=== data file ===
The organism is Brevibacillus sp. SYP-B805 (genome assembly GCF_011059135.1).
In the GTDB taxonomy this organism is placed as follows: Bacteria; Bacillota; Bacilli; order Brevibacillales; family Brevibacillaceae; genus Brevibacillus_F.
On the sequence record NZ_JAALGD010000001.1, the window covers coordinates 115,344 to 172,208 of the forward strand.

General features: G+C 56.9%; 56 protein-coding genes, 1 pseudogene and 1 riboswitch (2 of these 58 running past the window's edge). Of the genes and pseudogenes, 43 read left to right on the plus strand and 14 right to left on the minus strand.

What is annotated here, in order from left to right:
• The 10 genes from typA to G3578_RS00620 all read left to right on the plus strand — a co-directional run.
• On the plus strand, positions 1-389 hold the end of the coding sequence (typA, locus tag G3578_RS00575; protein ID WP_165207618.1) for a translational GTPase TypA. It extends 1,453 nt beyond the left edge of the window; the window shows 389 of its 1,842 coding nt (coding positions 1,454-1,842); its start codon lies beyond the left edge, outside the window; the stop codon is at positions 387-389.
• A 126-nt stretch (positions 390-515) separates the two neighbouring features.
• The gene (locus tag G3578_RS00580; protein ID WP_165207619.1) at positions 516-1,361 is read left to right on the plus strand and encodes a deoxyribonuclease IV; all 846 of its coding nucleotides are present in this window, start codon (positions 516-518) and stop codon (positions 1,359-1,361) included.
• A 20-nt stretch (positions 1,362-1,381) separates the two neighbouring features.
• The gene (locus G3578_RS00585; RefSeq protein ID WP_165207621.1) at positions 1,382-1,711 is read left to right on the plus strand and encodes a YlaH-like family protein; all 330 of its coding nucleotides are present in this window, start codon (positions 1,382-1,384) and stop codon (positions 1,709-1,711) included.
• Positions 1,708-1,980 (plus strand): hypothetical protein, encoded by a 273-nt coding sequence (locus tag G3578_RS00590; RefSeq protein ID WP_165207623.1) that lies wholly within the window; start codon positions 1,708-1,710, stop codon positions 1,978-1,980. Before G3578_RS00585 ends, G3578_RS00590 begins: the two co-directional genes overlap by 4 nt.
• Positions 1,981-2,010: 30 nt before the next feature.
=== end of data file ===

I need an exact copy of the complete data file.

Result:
The organism is Brevibacillus sp. SYP-B805 (genome assembly GCF_011059135.1).
In the GTDB taxonomy this organism is placed as follows: Bacteria; Bacillota; Bacilli; order Brevibacillales; family Brevibacillaceae; genus Brevibacillus_F.
On the sequence record NZ_JAALGD010000001.1, the window covers coordinates 115,344 to 172,208 of the forward strand.

General features: G+C 56.9%; 56 protein-coding genes, 1 pseudogene and 1 riboswitch (2 of these 58 running past the window's edge). Of the genes and pseudogenes, 43 read left to right on the plus strand and 14 right to left on the minus strand.

What is annotated here, in order from left to right:
• The 10 genes from typA to G3578_RS00620 all read left to right on the plus strand — a co-directional run.
• On the plus strand, positions 1-389 hold the end of the coding sequence (typA, locus tag G3578_RS00575; protein ID WP_165207618.1) for a translational GTPase TypA. It extends 1,453 nt beyond the left edge of the window; the window shows 389 of its 1,842 coding nt (coding positions 1,454-1,842); its start codon lies beyond the left edge, outside the window; the stop codon is at positions 387-389.
• A 126-nt stretch (positions 390-515) separates the two neighbouring features.
• The gene (locus tag G3578_RS00580; protein ID WP_165207619.1) at positions 516-1,361 is read left to right on the plus strand and encodes a deoxyribonuclease IV; all 846 of its coding nucleotides are present in this window, start codon (positions 516-518) and stop codon (positions 1,359-1,361) included.
• A 20-nt stretch (positions 1,362-1,381) separates the two neighbouring features.
• The gene (locus G3578_RS00585; RefSeq protein ID WP_165207621.1) at positions 1,382-1,711 is read left to right on the plus strand and encodes a YlaH-like family protein; all 330 of its coding nucleotides are present in this window, start codon (positions 1,382-1,384) and stop codon (positions 1,709-1,711) included.
• Positions 1,708-1,980 (plus strand): hypothetical protein, encoded by a 273-nt coding sequence (locus tag G3578_RS00590; RefSeq protein ID WP_165207623.1) that lies wholly within the window; start codon positions 1,708-1,710, stop codon positions 1,978-1,980. Before G3578_RS00585 ends, G3578_RS00590 begins: the two co-directional genes overlap by 4 nt.
• Positions 1,981-2,010: 30 nt before the next feature.